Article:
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Arnold Kling has a Ph.D. in economics from MIT; founded homefair.com, one of the very first commercial websites, in 1994; separated from Homefair in January 2000 after it was sold to Homestore; is author of Under the Radar: Starting Your Internet Business without Venture Capital, and is an essayist. Send comments to us at econ@corante.com

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February 27, 2004

Security Oxymoron

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Posted by Arnold

Is there a magic bullet that will provide the ultimate cure for network security? This man thinks so.


"There's no point in requiring security if there's no secure product," Clarke said. "If the US government made it a priority as important as the moon project to somehow figure out how to write software without vulnerabilities, we could do it, then require vital parts of the economy to use it."

The speaker is Richard Clarke, former chief of cyber-security under President Bush.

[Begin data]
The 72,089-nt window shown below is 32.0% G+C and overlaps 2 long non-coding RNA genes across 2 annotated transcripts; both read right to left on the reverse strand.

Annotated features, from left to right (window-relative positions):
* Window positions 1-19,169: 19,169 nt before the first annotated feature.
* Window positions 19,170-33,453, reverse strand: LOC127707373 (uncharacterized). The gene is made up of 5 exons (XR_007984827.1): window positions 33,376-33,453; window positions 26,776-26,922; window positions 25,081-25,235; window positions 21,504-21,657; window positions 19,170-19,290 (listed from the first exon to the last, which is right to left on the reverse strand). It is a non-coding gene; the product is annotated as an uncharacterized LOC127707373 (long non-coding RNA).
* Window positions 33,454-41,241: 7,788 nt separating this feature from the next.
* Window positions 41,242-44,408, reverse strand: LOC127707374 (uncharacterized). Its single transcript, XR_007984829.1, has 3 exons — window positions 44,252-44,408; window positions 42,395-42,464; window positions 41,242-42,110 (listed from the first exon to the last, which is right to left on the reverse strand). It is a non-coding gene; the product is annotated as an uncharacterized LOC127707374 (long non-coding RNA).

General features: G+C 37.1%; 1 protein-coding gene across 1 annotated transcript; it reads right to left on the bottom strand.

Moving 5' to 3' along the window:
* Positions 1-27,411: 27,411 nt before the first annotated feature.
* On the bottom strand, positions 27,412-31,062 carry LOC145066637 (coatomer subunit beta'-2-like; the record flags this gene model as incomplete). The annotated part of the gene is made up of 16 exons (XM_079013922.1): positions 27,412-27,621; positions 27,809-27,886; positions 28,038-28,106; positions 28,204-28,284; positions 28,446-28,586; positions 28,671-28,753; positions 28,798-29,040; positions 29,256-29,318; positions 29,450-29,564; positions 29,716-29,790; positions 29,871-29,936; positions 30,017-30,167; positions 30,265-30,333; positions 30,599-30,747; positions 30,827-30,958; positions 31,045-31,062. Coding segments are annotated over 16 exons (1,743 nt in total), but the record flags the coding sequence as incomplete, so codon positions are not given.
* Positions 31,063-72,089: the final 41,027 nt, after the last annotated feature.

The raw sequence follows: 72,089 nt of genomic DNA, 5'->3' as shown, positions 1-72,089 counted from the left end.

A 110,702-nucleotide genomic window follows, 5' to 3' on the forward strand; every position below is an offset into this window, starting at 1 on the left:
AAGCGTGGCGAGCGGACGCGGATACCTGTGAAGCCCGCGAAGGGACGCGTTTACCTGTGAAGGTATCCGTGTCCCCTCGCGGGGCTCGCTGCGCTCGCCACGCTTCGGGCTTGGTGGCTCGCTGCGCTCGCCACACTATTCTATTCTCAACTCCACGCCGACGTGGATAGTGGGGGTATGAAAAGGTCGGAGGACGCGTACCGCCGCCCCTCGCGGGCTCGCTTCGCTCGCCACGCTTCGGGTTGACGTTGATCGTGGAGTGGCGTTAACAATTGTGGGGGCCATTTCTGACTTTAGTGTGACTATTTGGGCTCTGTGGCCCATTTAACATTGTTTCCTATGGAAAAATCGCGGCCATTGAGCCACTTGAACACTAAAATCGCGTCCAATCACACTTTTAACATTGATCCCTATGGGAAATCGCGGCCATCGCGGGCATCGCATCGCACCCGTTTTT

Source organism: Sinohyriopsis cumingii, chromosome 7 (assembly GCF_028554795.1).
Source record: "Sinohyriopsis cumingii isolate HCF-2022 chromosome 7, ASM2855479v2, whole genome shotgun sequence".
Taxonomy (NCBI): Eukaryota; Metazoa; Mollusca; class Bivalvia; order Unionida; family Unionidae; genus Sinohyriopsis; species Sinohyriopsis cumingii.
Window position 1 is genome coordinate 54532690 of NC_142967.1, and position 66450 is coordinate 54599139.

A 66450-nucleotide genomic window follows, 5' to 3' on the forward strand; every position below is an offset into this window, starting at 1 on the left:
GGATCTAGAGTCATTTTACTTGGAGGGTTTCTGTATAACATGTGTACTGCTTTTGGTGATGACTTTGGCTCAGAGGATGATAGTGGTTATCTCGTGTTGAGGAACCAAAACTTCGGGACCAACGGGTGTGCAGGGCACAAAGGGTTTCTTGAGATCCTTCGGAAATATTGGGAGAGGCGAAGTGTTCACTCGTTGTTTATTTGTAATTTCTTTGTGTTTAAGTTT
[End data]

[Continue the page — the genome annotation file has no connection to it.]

The experts I give credence to tend to believe that network security is a process, not a product. But somehow it does not surprise me that a government security expert would believe otherwise. I suspect that the very term government cyber-security expert is an oxymoron.

Comments (1) + TrackBacks (0) | Category: transparent society


COMMENTS

1. Cypherpunk on March 2, 2004 02:06 PM writes...

Two points. First, the market failure here is the presence of negative externalities from running an insecure system. Your system's failure may impact my use of my system. For example, your system may become a source of DDoS or spam. Or more generally, it may swamp the network with attempts to propagate a virus or worm which has infected it. This kind of externality may be able to be addressed technically, with filters at ISPs to prevent misbehavior of end-user systems.

There are also impacts like those mentioned in the article, where the phone network or electrical grid goes down due to software attacks. However, these are not true externalities, as there exist contractual relationships among the parties so that the costs and benefits of security are properly reflected and accounted for.

My second point is that I'd say that Clarke has a point. A moon mission program could not write all the software that exists in the world securely; but it might well be able to write a secure microkernel and networking stack. Thousands of talented people working for ten years in a multibillion dollar program ought to be able to do that much.

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